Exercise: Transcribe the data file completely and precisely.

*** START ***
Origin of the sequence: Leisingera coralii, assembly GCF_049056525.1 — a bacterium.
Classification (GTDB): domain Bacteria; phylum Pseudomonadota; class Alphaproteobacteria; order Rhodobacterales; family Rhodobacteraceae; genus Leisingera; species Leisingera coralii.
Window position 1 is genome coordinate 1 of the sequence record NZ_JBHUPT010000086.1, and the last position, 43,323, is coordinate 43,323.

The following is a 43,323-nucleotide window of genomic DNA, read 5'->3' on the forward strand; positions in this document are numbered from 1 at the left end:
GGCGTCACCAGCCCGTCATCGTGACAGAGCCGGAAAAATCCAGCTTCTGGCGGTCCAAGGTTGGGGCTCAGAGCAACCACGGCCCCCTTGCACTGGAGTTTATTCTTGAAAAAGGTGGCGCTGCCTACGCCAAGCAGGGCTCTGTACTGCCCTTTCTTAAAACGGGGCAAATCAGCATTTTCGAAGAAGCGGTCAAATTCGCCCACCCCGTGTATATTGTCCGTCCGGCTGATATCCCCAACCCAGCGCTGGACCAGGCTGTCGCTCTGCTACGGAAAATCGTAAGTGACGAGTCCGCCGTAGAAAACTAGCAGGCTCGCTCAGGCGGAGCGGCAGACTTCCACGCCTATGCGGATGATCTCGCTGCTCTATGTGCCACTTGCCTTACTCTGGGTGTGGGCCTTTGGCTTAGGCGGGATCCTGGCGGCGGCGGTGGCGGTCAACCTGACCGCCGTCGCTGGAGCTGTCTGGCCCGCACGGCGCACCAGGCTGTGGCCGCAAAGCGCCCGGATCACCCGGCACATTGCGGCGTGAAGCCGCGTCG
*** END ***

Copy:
Origin of the sequence: Leisingera coralii, assembly GCF_049056525.1 — a bacterium.
Classification (GTDB): domain Bacteria; phylum Pseudomonadota; class Alphaproteobacteria; order Rhodobacterales; family Rhodobacteraceae; genus Leisingera; species Leisingera coralii.
Window position 1 is genome coordinate 1 of the sequence record NZ_JBHUPT010000086.1, and the last position, 43,323, is coordinate 43,323.

The following is a 43,323-nucleotide window of genomic DNA, read 5'->3' on the forward strand; positions in this document are numbered from 1 at the left end:
GGCGTCACCAGCCCGTCATCGTGACAGAGCCGGAAAAATCCAGCTTCTGGCGGTCCAAGGTTGGGGCTCAGAGCAACCACGGCCCCCTTGCACTGGAGTTTATTCTTGAAAAAGGTGGCGCTGCCTACGCCAAGCAGGGCTCTGTACTGCCCTTTCTTAAAACGGGGCAAATCAGCATTTTCGAAGAAGCGGTCAAATTCGCCCACCCCGTGTATATTGTCCGTCCGGCTGATATCCCCAACCCAGCGCTGGACCAGGCTGTCGCTCTGCTACGGAAAATCGTAAGTGACGAGTCCGCCGTAGAAAACTAGCAGGCTCGCTCAGGCGGAGCGGCAGACTTCCACGCCTATGCGGATGATCTCGCTGCTCTATGTGCCACTTGCCTTACTCTGGGTGTGGGCCTTTGGCTTAGGCGGGATCCTGGCGGCGGCGGTGGCGGTCAACCTGACCGCCGTCGCTGGAGCTGTCTGGCCCGCACGGCGCACCAGGCTGTGGCCGCAAAGCGCCCGGATCACCCGGCACATTGCGGCGTGAAGCCGCGTCG